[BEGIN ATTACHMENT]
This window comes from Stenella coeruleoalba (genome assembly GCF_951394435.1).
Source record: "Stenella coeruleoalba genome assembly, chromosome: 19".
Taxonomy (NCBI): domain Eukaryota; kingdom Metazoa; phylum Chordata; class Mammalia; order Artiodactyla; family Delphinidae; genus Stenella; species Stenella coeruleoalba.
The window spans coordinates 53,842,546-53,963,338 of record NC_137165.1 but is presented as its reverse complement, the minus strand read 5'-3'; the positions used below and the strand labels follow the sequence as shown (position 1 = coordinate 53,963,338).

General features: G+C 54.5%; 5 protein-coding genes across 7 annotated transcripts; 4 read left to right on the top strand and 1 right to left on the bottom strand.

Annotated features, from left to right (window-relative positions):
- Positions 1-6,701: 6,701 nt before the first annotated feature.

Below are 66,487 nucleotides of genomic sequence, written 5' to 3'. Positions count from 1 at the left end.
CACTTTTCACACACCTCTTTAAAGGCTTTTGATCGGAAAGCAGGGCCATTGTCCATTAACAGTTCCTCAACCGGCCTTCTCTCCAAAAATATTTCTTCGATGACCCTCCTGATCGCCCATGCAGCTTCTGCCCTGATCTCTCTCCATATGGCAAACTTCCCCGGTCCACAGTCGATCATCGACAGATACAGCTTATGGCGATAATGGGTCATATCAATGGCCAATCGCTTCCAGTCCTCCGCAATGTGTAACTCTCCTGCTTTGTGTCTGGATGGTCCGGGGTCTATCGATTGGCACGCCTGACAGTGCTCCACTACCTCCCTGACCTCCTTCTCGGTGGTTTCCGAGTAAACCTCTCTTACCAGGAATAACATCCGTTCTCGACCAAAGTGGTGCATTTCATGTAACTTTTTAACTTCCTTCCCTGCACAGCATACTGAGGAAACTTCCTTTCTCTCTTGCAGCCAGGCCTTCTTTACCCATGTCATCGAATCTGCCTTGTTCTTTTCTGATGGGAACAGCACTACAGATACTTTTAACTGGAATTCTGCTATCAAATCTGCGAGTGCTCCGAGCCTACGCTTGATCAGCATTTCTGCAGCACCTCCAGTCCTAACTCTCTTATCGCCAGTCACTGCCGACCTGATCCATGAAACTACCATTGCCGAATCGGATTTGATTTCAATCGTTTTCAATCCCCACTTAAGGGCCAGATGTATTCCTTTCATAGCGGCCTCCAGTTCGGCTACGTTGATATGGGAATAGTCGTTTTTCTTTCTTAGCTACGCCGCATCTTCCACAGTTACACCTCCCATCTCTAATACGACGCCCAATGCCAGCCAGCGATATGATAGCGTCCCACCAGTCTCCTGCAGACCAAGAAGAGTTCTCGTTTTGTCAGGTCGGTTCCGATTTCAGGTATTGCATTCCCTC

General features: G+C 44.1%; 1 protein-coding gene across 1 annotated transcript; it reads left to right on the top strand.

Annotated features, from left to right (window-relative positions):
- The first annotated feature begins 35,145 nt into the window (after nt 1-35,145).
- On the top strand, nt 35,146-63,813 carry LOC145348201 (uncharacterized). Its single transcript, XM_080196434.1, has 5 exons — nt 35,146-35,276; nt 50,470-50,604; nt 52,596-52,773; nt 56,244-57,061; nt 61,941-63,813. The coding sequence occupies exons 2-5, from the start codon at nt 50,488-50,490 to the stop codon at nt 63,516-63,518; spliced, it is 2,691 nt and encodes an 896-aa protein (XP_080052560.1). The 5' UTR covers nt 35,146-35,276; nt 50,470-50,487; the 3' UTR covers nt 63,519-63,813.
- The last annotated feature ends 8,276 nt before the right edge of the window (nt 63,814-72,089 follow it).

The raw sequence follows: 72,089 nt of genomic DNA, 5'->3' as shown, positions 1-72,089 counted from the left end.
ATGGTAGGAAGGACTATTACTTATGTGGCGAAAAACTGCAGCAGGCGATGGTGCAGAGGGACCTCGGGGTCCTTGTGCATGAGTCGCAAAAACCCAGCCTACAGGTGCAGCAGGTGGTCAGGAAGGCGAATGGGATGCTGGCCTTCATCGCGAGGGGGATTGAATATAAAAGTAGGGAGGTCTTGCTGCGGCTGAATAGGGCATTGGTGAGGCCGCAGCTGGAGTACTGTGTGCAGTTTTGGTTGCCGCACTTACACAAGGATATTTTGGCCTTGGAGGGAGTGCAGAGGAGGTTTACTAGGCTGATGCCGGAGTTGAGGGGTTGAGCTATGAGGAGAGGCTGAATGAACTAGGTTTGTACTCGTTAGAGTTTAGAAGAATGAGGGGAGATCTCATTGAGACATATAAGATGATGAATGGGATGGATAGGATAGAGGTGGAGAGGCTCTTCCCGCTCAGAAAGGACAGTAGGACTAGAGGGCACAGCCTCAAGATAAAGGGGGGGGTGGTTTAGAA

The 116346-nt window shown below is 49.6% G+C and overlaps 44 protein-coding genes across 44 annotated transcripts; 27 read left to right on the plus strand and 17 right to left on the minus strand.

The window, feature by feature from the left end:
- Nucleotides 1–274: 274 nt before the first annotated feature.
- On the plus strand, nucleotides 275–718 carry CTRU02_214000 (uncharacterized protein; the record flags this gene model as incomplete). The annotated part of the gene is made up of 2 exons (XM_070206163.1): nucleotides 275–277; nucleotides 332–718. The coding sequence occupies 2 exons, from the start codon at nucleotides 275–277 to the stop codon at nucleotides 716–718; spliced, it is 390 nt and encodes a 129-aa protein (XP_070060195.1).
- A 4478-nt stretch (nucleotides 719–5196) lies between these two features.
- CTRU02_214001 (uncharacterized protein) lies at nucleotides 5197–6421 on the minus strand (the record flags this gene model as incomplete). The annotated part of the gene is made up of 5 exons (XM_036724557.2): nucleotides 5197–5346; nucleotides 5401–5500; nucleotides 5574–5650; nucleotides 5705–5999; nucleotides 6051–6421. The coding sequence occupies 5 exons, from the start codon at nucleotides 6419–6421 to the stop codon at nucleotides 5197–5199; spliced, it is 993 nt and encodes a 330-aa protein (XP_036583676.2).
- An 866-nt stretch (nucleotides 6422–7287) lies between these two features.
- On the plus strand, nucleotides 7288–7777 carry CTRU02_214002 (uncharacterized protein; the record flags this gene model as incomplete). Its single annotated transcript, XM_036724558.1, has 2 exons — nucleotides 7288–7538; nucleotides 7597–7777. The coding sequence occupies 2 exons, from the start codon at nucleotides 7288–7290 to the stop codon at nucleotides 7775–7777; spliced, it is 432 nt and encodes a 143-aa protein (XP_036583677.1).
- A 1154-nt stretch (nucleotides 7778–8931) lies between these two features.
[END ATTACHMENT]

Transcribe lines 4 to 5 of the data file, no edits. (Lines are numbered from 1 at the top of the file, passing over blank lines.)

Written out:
The window spans coordinates 53,842,546-53,963,338 of record NC_137165.1 but is presented as its reverse complement, the minus strand read 5'-3'; the positions used below and the strand labels follow the sequence as shown (position 1 = coordinate 53,963,338).

General features: G+C 54.5%; 5 protein-coding genes across 7 annotated transcripts; 4 read left to right on the top strand and 1 right to left on the bottom strand.